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  • Scientists Reveal Evolutionary History of Vertebrate Interferon Regulatory Factor
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    Interferon regulatory factor (IRF) was discovered as transcription factors that regulate the transcription of human interferon (IFN)-β at first. In further studies, more and more IRF members were identified with divers functions. Also, the phylogeny pattern of IRF in invertebrate was found vastly different from that in vertebrate, where advance immune system evolved, detonating the “big bang” vertebrate immune system. Hence to study the phylogeny and functional diversity of IRF not only gains the knowledge about the gene itself, but also may provide new insight into the evolution of immune system.  

    Lack of key genetic data hinders the phylogeny and function diversity study of IRF. The Research Group of Fish Phylogenetics and Biogeography at Institute of Hydrobiology (IHB) of Chinese Academy of Sciences led by Prof. HE Shunping recently sequenced the genomes and transcriptomes of some ancient fish and lamprey, providing a good insight into the vertebrate ancient genome, hence facilitate the IRF study.  

    Depending on the similarity of sequence, the researchers identified 148 IRFs in 11 vertebrates and 4 protochordates. Reconstruction of phylogeny tree revealed that the phylogeny pattern of IRF is more complex but stable in vertebrate than in invertebrate. Together with synteny analysis, the results suggest vertebrate IRFs were evolved from 3 predecessors, instead of 4 as suggested in a previous study. The 2nd whole-genome duplication (2WGD) followed by some specific gene duplication expanded the vertebrate IRF members from 3 to 6 and then to 11. Expression analysis results revealed that IRFs evolved from the same predecessors tend to express differently across tissues, indicating a functional diversity.  

    Even though positivity selection sign has been detected profoundly across vertebrate IRF members, each predecessor tend to have an “offspring” undergoing purifying selection, This "offspring" may hold the ancient function for the predecessor, freeing the others to evolved new functions. Integrating previous studies, the researchers inferred that interferon (IFN), an immune gene new bore in the early evolution of vertebrate, could have greatly contributed the expansion of vertebrate IRFs by introducing new gene interaction and new selection pressure into the existed IRF net work. Furthermore, similar mechanism could also be used extensively in the evolution of vertebrate immune system.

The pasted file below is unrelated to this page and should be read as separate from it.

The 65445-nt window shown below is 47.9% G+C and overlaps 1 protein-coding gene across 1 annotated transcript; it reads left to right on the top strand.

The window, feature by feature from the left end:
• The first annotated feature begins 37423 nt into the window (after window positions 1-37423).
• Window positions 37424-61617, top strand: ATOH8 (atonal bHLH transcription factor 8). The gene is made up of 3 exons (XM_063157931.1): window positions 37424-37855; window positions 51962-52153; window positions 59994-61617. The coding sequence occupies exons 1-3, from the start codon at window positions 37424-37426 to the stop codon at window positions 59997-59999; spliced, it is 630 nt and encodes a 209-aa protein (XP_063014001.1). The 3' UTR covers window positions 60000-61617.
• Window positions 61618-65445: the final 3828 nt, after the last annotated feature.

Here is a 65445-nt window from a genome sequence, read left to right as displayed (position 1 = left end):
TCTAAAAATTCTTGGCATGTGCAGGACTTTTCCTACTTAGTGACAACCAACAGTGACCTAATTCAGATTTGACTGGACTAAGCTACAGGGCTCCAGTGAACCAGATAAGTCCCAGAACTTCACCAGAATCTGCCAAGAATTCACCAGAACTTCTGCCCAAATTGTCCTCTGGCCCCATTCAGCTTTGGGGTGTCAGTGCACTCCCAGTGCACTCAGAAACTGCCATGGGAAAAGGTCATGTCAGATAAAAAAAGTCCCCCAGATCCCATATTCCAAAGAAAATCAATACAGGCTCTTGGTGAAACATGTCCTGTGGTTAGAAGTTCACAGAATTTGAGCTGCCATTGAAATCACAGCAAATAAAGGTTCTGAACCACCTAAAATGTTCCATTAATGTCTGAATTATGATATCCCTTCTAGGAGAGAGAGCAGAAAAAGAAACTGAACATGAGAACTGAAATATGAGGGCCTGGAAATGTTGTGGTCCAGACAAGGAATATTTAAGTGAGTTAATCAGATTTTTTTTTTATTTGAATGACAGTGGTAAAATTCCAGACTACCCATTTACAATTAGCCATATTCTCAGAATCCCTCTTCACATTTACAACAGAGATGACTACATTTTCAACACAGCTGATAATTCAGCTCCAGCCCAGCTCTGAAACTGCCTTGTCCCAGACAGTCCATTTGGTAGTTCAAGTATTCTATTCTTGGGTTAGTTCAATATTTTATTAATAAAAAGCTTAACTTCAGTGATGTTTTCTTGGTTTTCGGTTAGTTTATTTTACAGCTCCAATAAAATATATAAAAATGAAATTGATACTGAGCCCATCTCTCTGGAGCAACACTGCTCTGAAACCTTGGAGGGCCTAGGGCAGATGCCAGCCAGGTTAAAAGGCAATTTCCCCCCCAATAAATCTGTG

The study was supported by the National Natural Science Foundation of China (Grant No. 31372190). It was published online in Developmental & Comparative Immunology with the title of “Ancient duplications and functional divergence in the interferon regulatory factors of vertebrates provide insights into the evolution of vertebrate immune systems” (link to the paper: https://www.sciencedirect.com/science/article/pii/S0145305X17305633). 


    Synteny analysis revealing IRFs and the genes nearby in the genome of representative vertebrate taxa elephant shark, spotted gar, coelacanth and western clawed frog. Blocks in red represent the target IRF gene; blocks in black, the flanked genes echo across species; blocks in grey, the flanked genes that are not in the identical order to that in other species. Vertebrate IRFs were grouped into phylogeny group IRF1-G, IRF3-G, IRF5-G and IRF4-G, each was suggested evolved from a predecessor. However the synteny pattern indicates that group IRF3-G and IRF5-G may evolved from the common predecessor. (Image by IHB)

    HE Shunping
    Research Group of Fish Phylogenetics and Biogeography
    Institute of Hydrobiology, Chinese Academy of Sciences
    E-mail: clad@ihb.ac.cn 

  • Ancient duplications and functional divergence in the interferon regulatory factors of vertebrates provide insights into the evolution of vertebrate immune systems
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